Dancer, choreographer and teacher Sun Kim recalls being painfully shy as a child. “I couldn’t talk to people while making eye contact!” she says. Then she found popping. The dance style, created in the early 1970s in Black and Latin American communities in California, is characterized by quick contraction and release of the muscles to the beat of the music. “When I learned popping, the physical sensation of it—how you feel it shake your body—it made me feel strong, inside and out,” Kim explains.
A native of South Korea, Kim started dancing at age 12. What began as a hobby—learning moves from VHS tapes with her friends and as an after-school activity—soon became a passion. Around age 14, she began to travel to Seoul, two hours from her hometown, for formal classes. In 2011, at 21, Kim moved to New York City to further her dance training. She added other street styles, like house, vogue and hip hop, as well as styles like West African and contemporary, to her repertoire. While she took classes at studios like Peridance Center and Broadway Dance Center, she also immersed herself in street dance culture, attending battles and interacting with the legends of the scene. “Listening to someone like Buddha Stretch talk—that’s a whole library right there,” she says.
Buddha Stretch is one of Kim’s dance mentors. Another is Val Ho, aka “Ms. Vee,” who helped Kim find her voice as an educator. “Ms. Vee guided me toward becoming an actual teacher,” Kim says. “It wasn’t just ‘This is my choreography, so you’re going to learn this combination.’ She showed me how to really introduce the style of popping.”
Kim is currently on faculty at Peridance Center, Broadway Dance Center and Princeton University. Her beginner-level class begins with a warm-up that emphasizes isolations. “I then do basic drills,” she says. “How to pop with the biceps, the triceps, the forearm, the neck, the core, the glutes—it’s a very thorough breakdown.” Sometimes, class includes games such as pairing up students and having them freestyle using the shapes the other person creates. She always introduces a technique, movement or step of the day. All of that prep work comes together in a final piece of choreography. But, Kim stresses, “I make sure they know I don’t want them to dance like me. Now that you’ve learned my choreography, can you add your flavor?”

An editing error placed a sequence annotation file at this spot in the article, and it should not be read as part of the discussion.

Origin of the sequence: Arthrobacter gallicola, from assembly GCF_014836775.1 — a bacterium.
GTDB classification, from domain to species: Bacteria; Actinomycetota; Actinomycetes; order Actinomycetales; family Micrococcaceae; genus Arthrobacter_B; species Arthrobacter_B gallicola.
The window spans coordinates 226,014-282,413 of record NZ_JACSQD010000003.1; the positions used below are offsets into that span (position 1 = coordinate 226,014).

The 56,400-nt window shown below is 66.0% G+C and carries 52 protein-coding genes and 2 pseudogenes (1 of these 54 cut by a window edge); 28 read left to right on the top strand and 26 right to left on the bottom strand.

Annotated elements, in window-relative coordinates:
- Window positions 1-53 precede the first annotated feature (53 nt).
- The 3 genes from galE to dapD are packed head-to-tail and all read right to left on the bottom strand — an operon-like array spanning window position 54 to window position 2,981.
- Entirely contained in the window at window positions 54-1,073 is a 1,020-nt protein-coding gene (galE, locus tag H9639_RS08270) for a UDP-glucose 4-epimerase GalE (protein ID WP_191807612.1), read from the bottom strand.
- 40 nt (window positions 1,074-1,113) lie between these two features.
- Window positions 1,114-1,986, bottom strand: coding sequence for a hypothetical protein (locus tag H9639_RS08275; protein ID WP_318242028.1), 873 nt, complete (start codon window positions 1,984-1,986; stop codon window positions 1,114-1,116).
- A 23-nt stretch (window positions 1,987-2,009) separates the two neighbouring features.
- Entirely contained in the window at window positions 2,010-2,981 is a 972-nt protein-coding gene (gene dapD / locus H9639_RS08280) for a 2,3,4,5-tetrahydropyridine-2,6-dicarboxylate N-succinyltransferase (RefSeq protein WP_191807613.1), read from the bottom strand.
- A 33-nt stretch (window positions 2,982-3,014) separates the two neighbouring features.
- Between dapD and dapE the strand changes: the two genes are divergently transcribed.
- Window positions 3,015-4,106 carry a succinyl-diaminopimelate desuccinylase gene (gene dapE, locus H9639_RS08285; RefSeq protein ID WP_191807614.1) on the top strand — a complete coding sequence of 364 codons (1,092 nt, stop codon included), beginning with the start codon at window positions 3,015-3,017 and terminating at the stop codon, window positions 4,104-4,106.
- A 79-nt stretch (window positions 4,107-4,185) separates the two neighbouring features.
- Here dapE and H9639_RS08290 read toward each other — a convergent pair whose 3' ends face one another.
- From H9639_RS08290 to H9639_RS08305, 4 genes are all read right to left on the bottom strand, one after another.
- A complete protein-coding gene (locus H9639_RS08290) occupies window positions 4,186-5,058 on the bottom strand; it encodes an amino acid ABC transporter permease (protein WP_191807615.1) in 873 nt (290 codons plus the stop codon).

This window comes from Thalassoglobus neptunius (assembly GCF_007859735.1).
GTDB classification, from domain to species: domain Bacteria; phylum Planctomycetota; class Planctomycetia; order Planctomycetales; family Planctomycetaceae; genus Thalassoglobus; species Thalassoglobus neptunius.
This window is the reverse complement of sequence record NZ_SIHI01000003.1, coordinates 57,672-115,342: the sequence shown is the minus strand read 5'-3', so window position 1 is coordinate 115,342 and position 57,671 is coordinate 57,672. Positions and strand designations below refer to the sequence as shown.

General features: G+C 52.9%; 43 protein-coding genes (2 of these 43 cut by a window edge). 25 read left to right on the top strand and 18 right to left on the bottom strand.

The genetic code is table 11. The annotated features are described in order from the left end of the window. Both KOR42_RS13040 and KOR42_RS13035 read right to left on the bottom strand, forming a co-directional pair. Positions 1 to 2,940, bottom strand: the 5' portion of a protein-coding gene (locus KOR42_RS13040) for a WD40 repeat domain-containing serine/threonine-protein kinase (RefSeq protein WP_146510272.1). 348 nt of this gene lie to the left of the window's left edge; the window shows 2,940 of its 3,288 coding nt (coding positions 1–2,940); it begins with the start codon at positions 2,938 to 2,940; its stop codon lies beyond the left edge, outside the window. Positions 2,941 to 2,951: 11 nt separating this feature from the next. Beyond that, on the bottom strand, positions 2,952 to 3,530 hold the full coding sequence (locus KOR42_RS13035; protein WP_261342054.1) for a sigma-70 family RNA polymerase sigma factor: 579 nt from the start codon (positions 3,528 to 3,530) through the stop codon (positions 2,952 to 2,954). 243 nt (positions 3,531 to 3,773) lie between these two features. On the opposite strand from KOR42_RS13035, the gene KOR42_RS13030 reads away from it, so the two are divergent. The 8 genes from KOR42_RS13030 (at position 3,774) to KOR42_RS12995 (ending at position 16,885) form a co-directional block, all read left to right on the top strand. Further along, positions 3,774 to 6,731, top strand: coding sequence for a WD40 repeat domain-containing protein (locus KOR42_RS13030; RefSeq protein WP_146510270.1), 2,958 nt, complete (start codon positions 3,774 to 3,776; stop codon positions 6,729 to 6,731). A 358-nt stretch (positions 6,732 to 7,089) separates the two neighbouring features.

Although she’s been popping for years, Kim is quick to point out that she is a guest in the street dance culture. “This is Black and brown people’s culture,” she says. “As a guest, I always offer resources to guide students toward experiencing the culture outside of the class.” For instance, she shares information about upcoming battles and parties, to help students learn from popping’s “OGs,” as she did.
Kim believes that studying popping can benefit dancers of any genre. “It teaches body control,” she says. “There’s a groove to popping. Even though it can be tense and robotic, it has to flow.” For her DanceTeacher+ Lesson Plan, Kim highlights a step called the “walk-out.” “In popping, you often dance within a small box,” she says. “The Electric Boogaloos [a street dance crew] created the walk-out to travel from point A to point B, which makes the dance more dynamic.”
Step by Step
Note: Kim’s lesson plan below can be tailored toward all dance levels from beginner to advanced.
Step 1: Step your right foot forward without shifting your weight off of the left leg. Bring your left arm front, in opposition to the right leg.
Step 2: Open the right leg to the side, taking your focus to the right. At the same time, lift your right arm to the front and drop the left arm. The weight is still on the left leg.
Step 3: Lift the left heel and rotate the left leg in toward the right side, bringing the torso along. Lift the left arm so both arms are held parallel at shoulder height in front of you.
Step 4: Step the left foot next to the right and drop the arms.
Repeat the walk-out to the other side, beginning with the left foot and right arm front.
As you become more comfortable with the basic move, try it double-time. Then, try changing your posture: Instead of keeping the spine vertical the whole time, do the walk-out with either a forward curve or a backward lean. Finally, try traveling in different patterns across the floor, or playing with different levels. “The drill is very important,” Kim says, “but once you get the drill, you have to explore.”
Watch the full video tutorial below: